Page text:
Hypergraph partitioning lies at the heart of a number of problems in machine learning and network sciences. Many algorithms for hypergraph partitioning have been proposed that extend standard approaches for graph partitioning to the case of hypergraphs. However, theoretical aspects of such methods have seldom received attention in the literature as compared to the extensive studies on the guarantees of graph partitioning. For instance, consistency results of spectral graph partitioning under the stochastic block model are well known. In this paper, we present a planted partition model for sparse random non-uniform hypergraphs that generalizes the stochastic block model. We derive an error bound for a spectral hypergraph partitioning algorithm under this model using matrix concentration inequalities. To the best of our knowledge, this is the first consistency result related to partitioning non-uniform hypergraphs.
The graph Laplacian plays key roles in information processing of relational data, and has analogies with the Laplacian in differential geometry. In this paper, we generalize the analogy between graph Laplacian and differential geometry to the hypergraph setting, and propose a novel hypergraph p-Laplacian. Unlike the existing two-node graph Laplacians, this generalization makes it possible to analyze hypergraphs, where the edges are allowed to connect any number of nodes. Moreover, we propose a semi-supervised learning method based on the proposed hypergraph p-Laplacian, and formalize them as the analogue to the Dirichlet problem, which often appears in physics. We further explore theoretical connections to normalized hypergraph cut on a hypergraph, and propose normalized cut corresponding to hypergraph p-Laplacian. The proposed p-Laplacian is shown to outperform standard hypergraph Laplacians in the experiment on a hypergraph semi-supervised learning and normalized cut setting.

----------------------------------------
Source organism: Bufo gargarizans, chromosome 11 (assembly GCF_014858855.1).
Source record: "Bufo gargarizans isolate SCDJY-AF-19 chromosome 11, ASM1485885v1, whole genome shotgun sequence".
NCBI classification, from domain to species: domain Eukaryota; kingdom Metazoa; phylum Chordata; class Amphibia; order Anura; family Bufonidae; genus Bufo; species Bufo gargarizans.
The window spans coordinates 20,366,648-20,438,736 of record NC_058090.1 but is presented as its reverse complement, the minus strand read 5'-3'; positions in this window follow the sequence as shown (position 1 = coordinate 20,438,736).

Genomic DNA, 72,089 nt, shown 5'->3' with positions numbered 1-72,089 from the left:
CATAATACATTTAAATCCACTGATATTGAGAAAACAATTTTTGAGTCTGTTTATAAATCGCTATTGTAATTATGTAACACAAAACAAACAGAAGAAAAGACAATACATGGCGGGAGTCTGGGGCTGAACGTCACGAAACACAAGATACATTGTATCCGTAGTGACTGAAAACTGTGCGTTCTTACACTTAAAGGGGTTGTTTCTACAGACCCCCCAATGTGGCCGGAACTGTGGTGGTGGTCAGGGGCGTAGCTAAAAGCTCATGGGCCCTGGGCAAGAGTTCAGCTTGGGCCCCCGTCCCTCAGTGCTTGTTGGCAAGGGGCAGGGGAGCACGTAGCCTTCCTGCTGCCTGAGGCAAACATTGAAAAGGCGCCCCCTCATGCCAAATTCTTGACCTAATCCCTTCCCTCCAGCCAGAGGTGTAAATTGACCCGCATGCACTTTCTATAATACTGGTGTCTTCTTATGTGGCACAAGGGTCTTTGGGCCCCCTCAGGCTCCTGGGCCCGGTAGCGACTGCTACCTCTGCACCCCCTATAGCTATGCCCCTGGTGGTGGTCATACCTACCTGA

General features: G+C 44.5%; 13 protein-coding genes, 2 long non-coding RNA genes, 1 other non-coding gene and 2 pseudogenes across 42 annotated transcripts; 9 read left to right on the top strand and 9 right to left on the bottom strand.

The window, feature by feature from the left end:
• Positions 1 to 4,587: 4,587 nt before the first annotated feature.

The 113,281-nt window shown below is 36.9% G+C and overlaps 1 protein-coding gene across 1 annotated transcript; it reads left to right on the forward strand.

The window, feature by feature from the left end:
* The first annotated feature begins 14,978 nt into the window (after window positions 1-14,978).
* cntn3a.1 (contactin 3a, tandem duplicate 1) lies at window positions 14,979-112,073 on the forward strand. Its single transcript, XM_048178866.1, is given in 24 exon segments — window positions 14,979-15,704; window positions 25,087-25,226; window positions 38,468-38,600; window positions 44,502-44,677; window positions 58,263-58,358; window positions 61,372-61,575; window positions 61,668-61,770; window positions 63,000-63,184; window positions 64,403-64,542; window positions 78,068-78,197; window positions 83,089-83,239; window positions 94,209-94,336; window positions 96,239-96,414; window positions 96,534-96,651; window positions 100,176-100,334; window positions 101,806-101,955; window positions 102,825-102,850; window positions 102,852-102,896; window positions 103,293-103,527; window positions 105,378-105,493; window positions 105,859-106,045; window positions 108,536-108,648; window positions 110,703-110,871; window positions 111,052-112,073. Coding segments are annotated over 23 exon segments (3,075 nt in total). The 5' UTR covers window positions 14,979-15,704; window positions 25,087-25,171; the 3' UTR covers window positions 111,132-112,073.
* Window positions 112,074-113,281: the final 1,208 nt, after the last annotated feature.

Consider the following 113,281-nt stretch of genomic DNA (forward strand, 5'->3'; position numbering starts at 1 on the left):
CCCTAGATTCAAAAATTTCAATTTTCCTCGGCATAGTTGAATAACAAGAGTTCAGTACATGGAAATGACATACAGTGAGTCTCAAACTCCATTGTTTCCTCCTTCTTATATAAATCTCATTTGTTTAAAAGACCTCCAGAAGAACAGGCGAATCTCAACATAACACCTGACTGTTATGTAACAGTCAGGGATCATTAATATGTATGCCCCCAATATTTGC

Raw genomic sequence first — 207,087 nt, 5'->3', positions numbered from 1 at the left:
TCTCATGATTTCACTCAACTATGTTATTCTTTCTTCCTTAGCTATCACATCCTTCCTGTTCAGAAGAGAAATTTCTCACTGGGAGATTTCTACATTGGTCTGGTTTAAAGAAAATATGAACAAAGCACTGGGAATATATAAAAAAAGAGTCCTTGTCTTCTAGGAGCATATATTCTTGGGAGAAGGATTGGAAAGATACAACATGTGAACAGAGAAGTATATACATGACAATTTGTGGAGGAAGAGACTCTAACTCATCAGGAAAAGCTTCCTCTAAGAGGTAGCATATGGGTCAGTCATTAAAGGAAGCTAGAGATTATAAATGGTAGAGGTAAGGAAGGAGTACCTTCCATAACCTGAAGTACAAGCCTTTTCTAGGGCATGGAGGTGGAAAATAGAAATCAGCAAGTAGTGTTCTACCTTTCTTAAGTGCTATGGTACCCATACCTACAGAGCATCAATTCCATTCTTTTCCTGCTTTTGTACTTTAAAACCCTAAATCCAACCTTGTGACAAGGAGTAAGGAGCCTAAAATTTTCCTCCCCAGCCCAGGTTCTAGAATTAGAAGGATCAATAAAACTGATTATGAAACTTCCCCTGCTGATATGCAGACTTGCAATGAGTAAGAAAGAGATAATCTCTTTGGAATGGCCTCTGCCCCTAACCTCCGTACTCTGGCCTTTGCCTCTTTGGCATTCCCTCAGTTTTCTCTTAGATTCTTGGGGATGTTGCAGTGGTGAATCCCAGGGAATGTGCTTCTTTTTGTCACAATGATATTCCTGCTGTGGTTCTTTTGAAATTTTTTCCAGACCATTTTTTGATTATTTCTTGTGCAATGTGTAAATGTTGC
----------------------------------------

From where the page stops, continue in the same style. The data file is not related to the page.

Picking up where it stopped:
Recently, graph neural networks have attracted great attention and achieved prominent performance in various research fields. Most of those algorithms have assumed pairwise relationships of objects of interest. However, in many real applications, the relationships between objects are in higher-order, beyond a pairwise formulation. To efficiently learn deep embeddings on the high-order graph-structured data, we introduce two end-to-end trainable operators to the family of graph neural networks, i.e., hypergraph convolution and hypergraph attention. Whilst hypergraph convolution defines the basic formulation of performing convolution on a hypergraph, hypergraph attention further enhances the capacity of representation learning by leveraging an attention module. With the two operators, a graph neural network is readily extended to a more flexible model and applied to diverse applications where non-pairwise relationships are observed. Extensive experimental results with semi-supervised node classification demonstrate the effectiveness of hypergraph convolution and hypergraph attention.
Hypergraphs allow to encode higher-order relationships in data and are thus a very flexible modeling tool. Current learning methods are either based on approximations of the hypergraphs via graphs or on tensor methods which are only applicable under special conditions. In this paper we present a new learning framework on hypergraphs which fully uses the hypergraph structure. The key element is a family of regularization functionals based on the total variation on hypergraphs. Papers published at the Neural Information Processing Systems Conference.
Given an undirected graph G or hypergraph X model for a given set of variables V, we introduce two marginalization operators for obtaining the undirected graph GA or hypergraph HA associated with a given subset A c V such that the marginal distribution of A factorizes according to GA or HA, respectively. Finally, we illustrate the method by its application to some practical examples. With them we show that hypergraph models allow defining a finer factorization or performing a more precise conditional independence analysis than undirected graph models.